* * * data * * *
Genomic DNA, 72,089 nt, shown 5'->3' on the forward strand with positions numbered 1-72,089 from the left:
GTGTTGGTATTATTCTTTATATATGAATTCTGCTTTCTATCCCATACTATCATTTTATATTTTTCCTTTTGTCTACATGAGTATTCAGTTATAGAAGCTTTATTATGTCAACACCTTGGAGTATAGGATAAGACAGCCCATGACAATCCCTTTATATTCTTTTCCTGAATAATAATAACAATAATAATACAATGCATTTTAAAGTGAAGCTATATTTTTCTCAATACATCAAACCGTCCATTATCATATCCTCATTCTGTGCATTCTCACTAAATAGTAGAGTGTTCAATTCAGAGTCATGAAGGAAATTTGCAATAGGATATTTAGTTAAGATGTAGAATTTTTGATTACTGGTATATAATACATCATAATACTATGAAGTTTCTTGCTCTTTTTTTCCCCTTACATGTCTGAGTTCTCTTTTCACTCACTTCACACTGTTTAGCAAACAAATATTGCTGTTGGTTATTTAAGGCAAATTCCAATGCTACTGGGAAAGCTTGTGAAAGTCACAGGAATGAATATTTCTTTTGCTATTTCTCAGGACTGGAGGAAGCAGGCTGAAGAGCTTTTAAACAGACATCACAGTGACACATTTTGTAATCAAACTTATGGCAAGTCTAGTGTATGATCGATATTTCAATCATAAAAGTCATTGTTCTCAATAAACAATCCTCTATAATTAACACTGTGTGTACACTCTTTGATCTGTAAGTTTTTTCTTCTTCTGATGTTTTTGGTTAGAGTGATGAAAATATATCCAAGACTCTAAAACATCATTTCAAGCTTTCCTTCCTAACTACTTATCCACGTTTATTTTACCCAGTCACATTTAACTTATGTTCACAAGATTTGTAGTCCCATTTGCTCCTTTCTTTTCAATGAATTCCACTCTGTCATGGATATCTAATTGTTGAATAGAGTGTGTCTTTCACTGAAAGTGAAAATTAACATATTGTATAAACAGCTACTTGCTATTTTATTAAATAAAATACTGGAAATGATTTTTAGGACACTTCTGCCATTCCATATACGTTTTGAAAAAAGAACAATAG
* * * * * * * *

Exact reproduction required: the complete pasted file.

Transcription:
Genomic DNA, 72,089 nt, shown 5'->3' on the forward strand with positions numbered 1-72,089 from the left:
GTGTTGGTATTATTCTTTATATATGAATTCTGCTTTCTATCCCATACTATCATTTTATATTTTTCCTTTTGTCTACATGAGTATTCAGTTATAGAAGCTTTATTATGTCAACACCTTGGAGTATAGGATAAGACAGCCCATGACAATCCCTTTATATTCTTTTCCTGAATAATAATAACAATAATAATACAATGCATTTTAAAGTGAAGCTATATTTTTCTCAATACATCAAACCGTCCATTATCATATCCTCATTCTGTGCATTCTCACTAAATAGTAGAGTGTTCAATTCAGAGTCATGAAGGAAATTTGCAATAGGATATTTAGTTAAGATGTAGAATTTTTGATTACTGGTATATAATACATCATAATACTATGAAGTTTCTTGCTCTTTTTTTCCCCTTACATGTCTGAGTTCTCTTTTCACTCACTTCACACTGTTTAGCAAACAAATATTGCTGTTGGTTATTTAAGGCAAATTCCAATGCTACTGGGAAAGCTTGTGAAAGTCACAGGAATGAATATTTCTTTTGCTATTTCTCAGGACTGGAGGAAGCAGGCTGAAGAGCTTTTAAACAGACATCACAGTGACACATTTTGTAATCAAACTTATGGCAAGTCTAGTGTATGATCGATATTTCAATCATAAAAGTCATTGTTCTCAATAAACAATCCTCTATAATTAACACTGTGTGTACACTCTTTGATCTGTAAGTTTTTTCTTCTTCTGATGTTTTTGGTTAGAGTGATGAAAATATATCCAAGACTCTAAAACATCATTTCAAGCTTTCCTTCCTAACTACTTATCCACGTTTATTTTACCCAGTCACATTTAACTTATGTTCACAAGATTTGTAGTCCCATTTGCTCCTTTCTTTTCAATGAATTCCACTCTGTCATGGATATCTAATTGTTGAATAGAGTGTGTCTTTCACTGAAAGTGAAAATTAACATATTGTATAAACAGCTACTTGCTATTTTATTAAATAAAATACTGGAAATGATTTTTAGGACACTTCTGCCATTCCATATACGTTTTGAAAAAAGAACAATAG